Roof Materials Not CRRC Tested and Rated • Materials not tested & rated through CRRCare assigned a default value for reflectance – it is LOW, only 0.10 • You can use materials not rated by CRRC but you must meet the energy budget under the Title 24 Energy Standards’ performance compliance method.
List R value of existing insulation Insulation Tradeoff CalculatorExample #3 – NOT CRRC listed –Product defaults to 0.10 www.asphaltroofing.org/title24_reroof.html
Existing roof has insulation above deck; insulation is undisturbed during reroof Existing roof has no insulation above the deck Installing T24 prescriptive cool roof? No Yes Install insulation; determine needed R-value Use Insulation Calculator NO insulation needed Reroofing & Roof Insulation GuidelinesCase Study 1
Existing roof has insulation above deck; Insulation is removed or disturbed during reroof Installing T24 prescriptive cool roof? No Yes Install more insulation; determine needed R-value Use Insulation Calculator Install new insulation not less than R-value of original Reroofing & Roof Insulation GuidelinesCase Study 2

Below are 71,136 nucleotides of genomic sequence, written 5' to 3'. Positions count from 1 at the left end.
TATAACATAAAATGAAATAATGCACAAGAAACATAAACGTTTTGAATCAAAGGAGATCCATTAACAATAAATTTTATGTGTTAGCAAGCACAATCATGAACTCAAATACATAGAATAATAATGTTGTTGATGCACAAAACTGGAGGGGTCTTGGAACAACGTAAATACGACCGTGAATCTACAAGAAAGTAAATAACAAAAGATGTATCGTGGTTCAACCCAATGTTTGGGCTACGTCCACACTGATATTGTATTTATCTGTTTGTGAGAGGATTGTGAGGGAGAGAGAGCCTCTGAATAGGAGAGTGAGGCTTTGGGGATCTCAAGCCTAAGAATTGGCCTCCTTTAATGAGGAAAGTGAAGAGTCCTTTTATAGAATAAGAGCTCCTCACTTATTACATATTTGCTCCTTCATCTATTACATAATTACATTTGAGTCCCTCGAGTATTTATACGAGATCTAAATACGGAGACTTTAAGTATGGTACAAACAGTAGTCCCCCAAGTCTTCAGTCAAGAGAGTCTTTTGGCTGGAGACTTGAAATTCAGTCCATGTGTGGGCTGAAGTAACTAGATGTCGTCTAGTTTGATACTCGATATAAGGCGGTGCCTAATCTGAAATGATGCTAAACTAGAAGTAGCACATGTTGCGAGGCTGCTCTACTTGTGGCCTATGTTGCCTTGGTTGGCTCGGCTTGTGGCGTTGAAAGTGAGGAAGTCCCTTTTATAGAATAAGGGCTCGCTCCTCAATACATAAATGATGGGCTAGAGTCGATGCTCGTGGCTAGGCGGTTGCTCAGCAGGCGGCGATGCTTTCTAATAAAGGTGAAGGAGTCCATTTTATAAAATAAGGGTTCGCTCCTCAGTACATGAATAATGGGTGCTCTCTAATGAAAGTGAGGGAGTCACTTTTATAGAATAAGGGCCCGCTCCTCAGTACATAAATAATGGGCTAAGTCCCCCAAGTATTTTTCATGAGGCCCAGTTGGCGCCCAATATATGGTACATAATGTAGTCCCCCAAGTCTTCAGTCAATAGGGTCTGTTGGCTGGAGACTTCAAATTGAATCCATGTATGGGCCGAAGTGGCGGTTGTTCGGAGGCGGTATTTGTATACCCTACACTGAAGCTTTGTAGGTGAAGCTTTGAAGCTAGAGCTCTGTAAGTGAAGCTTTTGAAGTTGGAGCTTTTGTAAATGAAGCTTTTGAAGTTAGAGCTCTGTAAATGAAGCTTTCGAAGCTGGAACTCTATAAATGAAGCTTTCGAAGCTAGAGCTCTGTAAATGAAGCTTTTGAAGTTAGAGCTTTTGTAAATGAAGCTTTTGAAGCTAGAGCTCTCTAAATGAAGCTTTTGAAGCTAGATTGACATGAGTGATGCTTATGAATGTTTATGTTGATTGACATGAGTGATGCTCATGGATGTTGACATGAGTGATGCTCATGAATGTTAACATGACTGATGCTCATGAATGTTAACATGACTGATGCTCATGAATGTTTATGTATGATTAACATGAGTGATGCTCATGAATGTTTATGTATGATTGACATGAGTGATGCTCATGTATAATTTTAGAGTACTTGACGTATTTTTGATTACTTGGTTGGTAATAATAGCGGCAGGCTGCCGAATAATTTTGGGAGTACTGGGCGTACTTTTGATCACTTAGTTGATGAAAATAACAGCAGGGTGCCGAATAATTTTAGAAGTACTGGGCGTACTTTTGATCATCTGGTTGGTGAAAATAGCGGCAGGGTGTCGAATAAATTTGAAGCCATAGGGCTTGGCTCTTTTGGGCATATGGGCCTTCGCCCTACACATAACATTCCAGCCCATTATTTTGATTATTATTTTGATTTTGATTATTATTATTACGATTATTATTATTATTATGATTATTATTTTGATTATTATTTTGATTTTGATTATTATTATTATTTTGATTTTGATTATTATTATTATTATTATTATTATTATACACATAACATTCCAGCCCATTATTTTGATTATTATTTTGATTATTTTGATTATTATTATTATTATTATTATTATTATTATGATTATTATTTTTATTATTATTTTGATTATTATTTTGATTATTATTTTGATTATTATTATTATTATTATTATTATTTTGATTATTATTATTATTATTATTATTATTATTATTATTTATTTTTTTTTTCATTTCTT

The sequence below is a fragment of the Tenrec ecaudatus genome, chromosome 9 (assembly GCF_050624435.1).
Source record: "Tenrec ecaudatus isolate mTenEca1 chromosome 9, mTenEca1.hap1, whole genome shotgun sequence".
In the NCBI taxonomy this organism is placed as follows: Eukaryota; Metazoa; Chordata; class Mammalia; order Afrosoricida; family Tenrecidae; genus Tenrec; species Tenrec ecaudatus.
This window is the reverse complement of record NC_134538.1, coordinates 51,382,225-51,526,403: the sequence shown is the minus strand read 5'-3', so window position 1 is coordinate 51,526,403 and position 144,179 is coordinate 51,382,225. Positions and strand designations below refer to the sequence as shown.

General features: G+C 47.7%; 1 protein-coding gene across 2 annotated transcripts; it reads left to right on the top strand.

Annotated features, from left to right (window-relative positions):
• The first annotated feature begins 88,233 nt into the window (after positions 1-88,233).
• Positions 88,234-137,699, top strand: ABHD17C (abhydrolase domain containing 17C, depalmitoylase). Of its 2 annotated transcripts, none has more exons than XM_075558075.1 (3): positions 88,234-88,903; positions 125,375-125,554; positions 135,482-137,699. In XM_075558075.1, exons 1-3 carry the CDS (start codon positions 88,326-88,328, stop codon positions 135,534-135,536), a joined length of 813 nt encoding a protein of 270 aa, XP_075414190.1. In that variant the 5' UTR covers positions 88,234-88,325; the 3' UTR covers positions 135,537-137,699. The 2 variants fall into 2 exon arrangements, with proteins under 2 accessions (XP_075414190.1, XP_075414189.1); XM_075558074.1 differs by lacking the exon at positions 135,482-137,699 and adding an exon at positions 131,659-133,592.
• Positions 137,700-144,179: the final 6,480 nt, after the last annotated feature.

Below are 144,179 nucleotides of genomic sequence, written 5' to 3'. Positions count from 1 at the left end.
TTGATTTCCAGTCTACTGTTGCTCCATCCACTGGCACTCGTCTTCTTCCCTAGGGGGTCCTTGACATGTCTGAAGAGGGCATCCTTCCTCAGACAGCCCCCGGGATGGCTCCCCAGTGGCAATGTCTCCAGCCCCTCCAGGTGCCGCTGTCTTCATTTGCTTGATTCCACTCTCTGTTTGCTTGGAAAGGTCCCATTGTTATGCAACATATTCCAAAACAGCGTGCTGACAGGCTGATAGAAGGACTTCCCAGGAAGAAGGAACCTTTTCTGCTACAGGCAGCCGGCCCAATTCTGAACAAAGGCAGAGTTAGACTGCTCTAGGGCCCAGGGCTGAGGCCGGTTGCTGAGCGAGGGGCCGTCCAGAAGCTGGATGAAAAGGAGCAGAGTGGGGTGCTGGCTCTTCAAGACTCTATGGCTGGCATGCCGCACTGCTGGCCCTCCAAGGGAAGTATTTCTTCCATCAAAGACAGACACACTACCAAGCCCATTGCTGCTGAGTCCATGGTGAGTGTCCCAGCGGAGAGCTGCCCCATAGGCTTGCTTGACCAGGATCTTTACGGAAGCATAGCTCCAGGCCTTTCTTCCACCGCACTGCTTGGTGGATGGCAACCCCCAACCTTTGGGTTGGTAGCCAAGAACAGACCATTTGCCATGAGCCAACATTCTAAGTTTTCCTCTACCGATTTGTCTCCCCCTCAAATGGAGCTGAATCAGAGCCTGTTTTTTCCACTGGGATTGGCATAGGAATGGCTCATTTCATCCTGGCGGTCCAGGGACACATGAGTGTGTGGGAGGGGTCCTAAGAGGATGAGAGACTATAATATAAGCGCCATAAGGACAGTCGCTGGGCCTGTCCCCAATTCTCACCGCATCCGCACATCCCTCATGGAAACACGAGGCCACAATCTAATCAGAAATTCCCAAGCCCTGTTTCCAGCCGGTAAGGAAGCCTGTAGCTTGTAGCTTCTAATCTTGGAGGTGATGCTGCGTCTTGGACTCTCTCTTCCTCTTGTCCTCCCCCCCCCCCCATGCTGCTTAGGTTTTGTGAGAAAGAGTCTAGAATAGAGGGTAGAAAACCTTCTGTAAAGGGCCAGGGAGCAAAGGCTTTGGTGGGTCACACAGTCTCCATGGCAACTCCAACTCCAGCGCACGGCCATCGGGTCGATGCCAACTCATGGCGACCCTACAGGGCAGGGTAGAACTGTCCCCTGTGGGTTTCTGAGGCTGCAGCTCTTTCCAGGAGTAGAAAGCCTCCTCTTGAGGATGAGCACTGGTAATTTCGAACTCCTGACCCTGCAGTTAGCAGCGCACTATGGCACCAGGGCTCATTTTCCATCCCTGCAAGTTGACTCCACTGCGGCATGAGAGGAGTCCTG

A Word on Fire Ratings • Title 24 Energy Standards only address energy savings, not other code requirements. • Architect, Contractor, Consultant etc. is still required to: • Meet requirements of the Energy Standards AND • Select system that meets code-required fire ratings
T24 Forms for Reroofing to Accompany Permit Application At time of design for reroofing include Certificate of Compliance on drawings. • Form ENV-1 part 1 & 2 • At time of submission for permit include: • Form ENV-2 part 1 & 2 - Material Compliance OR • ENV-3 part 5 – Overall Envelope Method • See Nonresidential Compliance Manual Appendix A for detailswww. energy.ca.gov/title24/2005standards/ nonresidential_manual.html NOTES: - Check with building dept for requirements - T24 FORMS ARE BEING UPDATED AND SIMPLIFIED
0.86 0.70 X
0.40 0.82 X
Example 3: CRRC Rated Product with Successful Insulation Trade-Off to Gain Compliance X X Roof-1 2000 126 0.84 .025 .87 4604.04 2000 .057 .45 4858.06 .68 .40 .52 .58
Example 3: CRRC Rated Product with Successful Insulation Trade-Off to Gain Compliance Example #5 – More insulation added to non-CRRC Rated Roof to Gain Compliance (cont’d) X Proposed Standard Roof-1 2000 126 0.84 .037 .58 4542.65 2000 .051 .45 4858.06 4542.65 4858.06
Example 4: No Insulation Added to non-CRRC Rated Roof Does Not Comply X Roof-1 2000 126 0.84 .037 .87 6813.97 2000 .057 .45 4858.06